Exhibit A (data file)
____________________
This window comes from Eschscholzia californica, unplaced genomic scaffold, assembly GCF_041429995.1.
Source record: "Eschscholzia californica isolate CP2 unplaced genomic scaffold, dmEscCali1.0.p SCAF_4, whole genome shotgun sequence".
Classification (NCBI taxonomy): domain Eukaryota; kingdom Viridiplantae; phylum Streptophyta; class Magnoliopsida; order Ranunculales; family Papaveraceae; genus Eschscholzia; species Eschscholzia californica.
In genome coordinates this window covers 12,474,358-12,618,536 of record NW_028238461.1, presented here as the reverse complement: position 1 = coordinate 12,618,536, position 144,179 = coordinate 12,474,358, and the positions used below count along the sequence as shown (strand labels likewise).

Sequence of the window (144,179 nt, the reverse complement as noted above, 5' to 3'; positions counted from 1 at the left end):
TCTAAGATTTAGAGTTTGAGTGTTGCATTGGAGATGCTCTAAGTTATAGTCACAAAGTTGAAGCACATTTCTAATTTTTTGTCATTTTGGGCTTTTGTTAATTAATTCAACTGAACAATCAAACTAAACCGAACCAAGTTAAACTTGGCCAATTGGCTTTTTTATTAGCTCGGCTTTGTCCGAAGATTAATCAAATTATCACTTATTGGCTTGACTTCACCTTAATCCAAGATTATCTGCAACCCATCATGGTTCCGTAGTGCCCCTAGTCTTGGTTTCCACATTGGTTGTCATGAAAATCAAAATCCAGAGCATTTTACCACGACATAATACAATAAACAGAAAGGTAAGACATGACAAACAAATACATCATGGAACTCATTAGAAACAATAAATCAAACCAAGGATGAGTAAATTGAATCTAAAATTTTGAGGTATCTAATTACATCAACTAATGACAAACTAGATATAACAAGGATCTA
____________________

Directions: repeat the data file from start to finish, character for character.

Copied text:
This window comes from Eschscholzia californica, unplaced genomic scaffold, assembly GCF_041429995.1.
Source record: "Eschscholzia californica isolate CP2 unplaced genomic scaffold, dmEscCali1.0.p SCAF_4, whole genome shotgun sequence".
Classification (NCBI taxonomy): domain Eukaryota; kingdom Viridiplantae; phylum Streptophyta; class Magnoliopsida; order Ranunculales; family Papaveraceae; genus Eschscholzia; species Eschscholzia californica.
In genome coordinates this window covers 12,474,358-12,618,536 of record NW_028238461.1, presented here as the reverse complement: position 1 = coordinate 12,618,536, position 144,179 = coordinate 12,474,358, and the positions used below count along the sequence as shown (strand labels likewise).

Sequence of the window (144,179 nt, the reverse complement as noted above, 5' to 3'; positions counted from 1 at the left end):
TCTAAGATTTAGAGTTTGAGTGTTGCATTGGAGATGCTCTAAGTTATAGTCACAAAGTTGAAGCACATTTCTAATTTTTTGTCATTTTGGGCTTTTGTTAATTAATTCAACTGAACAATCAAACTAAACCGAACCAAGTTAAACTTGGCCAATTGGCTTTTTTATTAGCTCGGCTTTGTCCGAAGATTAATCAAATTATCACTTATTGGCTTGACTTCACCTTAATCCAAGATTATCTGCAACCCATCATGGTTCCGTAGTGCCCCTAGTCTTGGTTTCCACATTGGTTGTCATGAAAATCAAAATCCAGAGCATTTTACCACGACATAATACAATAAACAGAAAGGTAAGACATGACAAACAAATACATCATGGAACTCATTAGAAACAATAAATCAAACCAAGGATGAGTAAATTGAATCTAAAATTTTGAGGTATCTAATTACATCAACTAATGACAAACTAGATATAACAAGGATCTA